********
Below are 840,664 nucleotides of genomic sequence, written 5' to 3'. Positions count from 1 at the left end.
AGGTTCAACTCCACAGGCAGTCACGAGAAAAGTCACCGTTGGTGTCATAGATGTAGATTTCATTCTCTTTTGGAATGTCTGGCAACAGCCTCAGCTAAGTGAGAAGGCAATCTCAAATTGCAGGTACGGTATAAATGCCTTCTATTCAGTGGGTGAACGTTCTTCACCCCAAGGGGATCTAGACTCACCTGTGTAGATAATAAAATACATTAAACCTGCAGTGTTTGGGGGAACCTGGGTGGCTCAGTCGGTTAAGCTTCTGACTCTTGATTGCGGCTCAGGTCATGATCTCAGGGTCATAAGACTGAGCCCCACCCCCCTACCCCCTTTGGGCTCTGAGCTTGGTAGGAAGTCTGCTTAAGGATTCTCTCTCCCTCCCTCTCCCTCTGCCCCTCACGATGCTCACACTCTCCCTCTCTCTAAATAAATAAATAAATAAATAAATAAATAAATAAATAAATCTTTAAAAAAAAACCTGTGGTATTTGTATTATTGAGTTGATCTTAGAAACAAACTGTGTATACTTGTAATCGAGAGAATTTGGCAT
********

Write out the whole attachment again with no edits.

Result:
Below are 840,664 nucleotides of genomic sequence, written 5' to 3'. Positions count from 1 at the left end.
AGGTTCAACTCCACAGGCAGTCACGAGAAAAGTCACCGTTGGTGTCATAGATGTAGATTTCATTCTCTTTTGGAATGTCTGGCAACAGCCTCAGCTAAGTGAGAAGGCAATCTCAAATTGCAGGTACGGTATAAATGCCTTCTATTCAGTGGGTGAACGTTCTTCACCCCAAGGGGATCTAGACTCACCTGTGTAGATAATAAAATACATTAAACCTGCAGTGTTTGGGGGAACCTGGGTGGCTCAGTCGGTTAAGCTTCTGACTCTTGATTGCGGCTCAGGTCATGATCTCAGGGTCATAAGACTGAGCCCCACCCCCCTACCCCCTTTGGGCTCTGAGCTTGGTAGGAAGTCTGCTTAAGGATTCTCTCTCCCTCCCTCTCCCTCTGCCCCTCACGATGCTCACACTCTCCCTCTCTCTAAATAAATAAATAAATAAATAAATAAATAAATAAATAAATCTTTAAAAAAAAACCTGTGGTATTTGTATTATTGAGTTGATCTTAGAAACAAACTGTGTATACTTGTAATCGAGAGAATTTGGCAT